$150,000 designer clothes Palin said "not true"

>> Saturday, October 25, 2008

VP candidate calls herself "frugal," insists she did not accept wardrobe from RNC and "that is not who we are."
Of the $150,000 spent by the Republican National Committee on clothing for the vice presidential candidate, $50,000 worth of clothes was returned immediately after the national convention, $50,000 worth hasn't been worn yet and $50,000 is being used by the Palin clan.

Sarah Palin told FOX News on Thursday that some of the clothes that were ill-fitting or just bought to be tried and possibly worn were returned right away.

Everything that "could be returned was," she said. Another third of the clothing remains unwrapped and packed in the belly of the vice presidential candidate's campaign plane and the rest is being worn.

Republican aides say the purchases were necessary because the family was whisked out of Alaska without notice, then scattered across the country for campaign activities not least of which was a week of convention appearances.

"Those clothes are not my property," Palin told FOX News' Sean Hannity. "We had three days (at the convention) of using clothes that the RNC purchased."

Palin added that she knows how to make a dollar work for her appearance.

"If people knew how Todd and I and our kids shop so frugally. My favorite shop is a consignment shop in Anchorage, Alaska, called 'Out of the Closet,' and my shoe store is called 'Shoe Fly' in Juneau, Alaska. It is ... not 5th Avenue type of shopping," Palin said, adding that the RNC purchases will either be returned or go to charity.

RNC officials would not explain why this explanation is surfacing days after the purchase appeared in news stories, advisers declined to answer. They did describe much of what Palin wears now as bought "off the sale rack from Macy's."

News of the purchases of designer clothes, largely from upscale Saks Fifth Avenue and Neiman Marcus, contrasts with the image Palin has crafted as a typical "hockey mom."

McCain was asked several questions on Thursday about the shopping spree -- and he answered each one more or less the same way: Palin needed clothes and they'll be donated to charity.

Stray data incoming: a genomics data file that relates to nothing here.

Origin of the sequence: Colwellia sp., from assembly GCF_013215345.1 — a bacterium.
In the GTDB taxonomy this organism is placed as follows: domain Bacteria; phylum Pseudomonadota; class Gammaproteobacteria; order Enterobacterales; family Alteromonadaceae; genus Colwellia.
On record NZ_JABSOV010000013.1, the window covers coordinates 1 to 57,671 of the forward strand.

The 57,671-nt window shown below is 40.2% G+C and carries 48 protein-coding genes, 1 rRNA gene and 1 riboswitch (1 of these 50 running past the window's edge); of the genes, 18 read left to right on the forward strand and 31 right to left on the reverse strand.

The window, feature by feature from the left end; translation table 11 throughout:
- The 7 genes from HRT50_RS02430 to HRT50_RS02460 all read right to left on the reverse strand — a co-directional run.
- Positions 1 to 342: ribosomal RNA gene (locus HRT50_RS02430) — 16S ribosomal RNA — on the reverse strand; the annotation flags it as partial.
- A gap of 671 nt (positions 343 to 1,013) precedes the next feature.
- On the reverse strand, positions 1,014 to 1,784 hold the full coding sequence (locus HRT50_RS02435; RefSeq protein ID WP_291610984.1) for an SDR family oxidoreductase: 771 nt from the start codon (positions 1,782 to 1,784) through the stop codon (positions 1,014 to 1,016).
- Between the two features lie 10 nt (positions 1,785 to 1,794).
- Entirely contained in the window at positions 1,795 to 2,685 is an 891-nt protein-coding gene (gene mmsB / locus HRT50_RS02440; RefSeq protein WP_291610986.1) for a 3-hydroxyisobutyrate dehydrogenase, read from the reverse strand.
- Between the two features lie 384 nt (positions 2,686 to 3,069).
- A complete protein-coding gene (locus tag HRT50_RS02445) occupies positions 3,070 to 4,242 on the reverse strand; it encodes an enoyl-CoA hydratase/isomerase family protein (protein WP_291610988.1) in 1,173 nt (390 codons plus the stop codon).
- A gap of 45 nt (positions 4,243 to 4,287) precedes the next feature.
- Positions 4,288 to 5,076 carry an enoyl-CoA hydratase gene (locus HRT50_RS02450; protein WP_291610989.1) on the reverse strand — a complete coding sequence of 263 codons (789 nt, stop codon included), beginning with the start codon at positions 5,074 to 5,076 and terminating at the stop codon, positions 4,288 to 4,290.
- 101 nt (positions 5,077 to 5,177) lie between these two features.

He said his wardrobe was not purchased by the RNC. Asked Wednesday who had paid for the suit he was wearing, Democratic vice presidential candidate Joe Biden told WSLS-TV in Roanoke, Va.: "I pay for my suits. I pay for all of my own clothing."

Also on Thursday, Citizens for Responsibility and Ethics, a private watchdog group in Washington, filed a complaint with the Federal Election Commission against Palin, the Republican National Committee and several political operatives alleging that the purchase of clothing for Palin and her family violates Federal Election Campaign Act.

The law prohibits a candidate for federal office from converting campaign funds to personal use. CREW notes that FEC regulations make clear the prohibition applies to clothing but also provide that donations by candidates to charity are not for personal use. CREW argued this exception might apply to Palin's clothes but doesn't appear to apply to clothes for her family.

Palin, who is John McCain's vice presidential running mate, told The Chicago Tribune in an interview posted on the newspaper's Web site Thursday night that she finds a double standard in the questioning.

"I think Hillary Clinton was held to a different standard in her primary race," Palin said. "Do you remember the conversations that took place about her, say superficial things that they don't talk about with men, her wardrobe and her hairstyles, all of that? That's a bit of that double standard."

"It's kind of painful to be criticized for something when all the facts are not out there and are not reported," Palin said.
[The Associated Press contributed to this report.]


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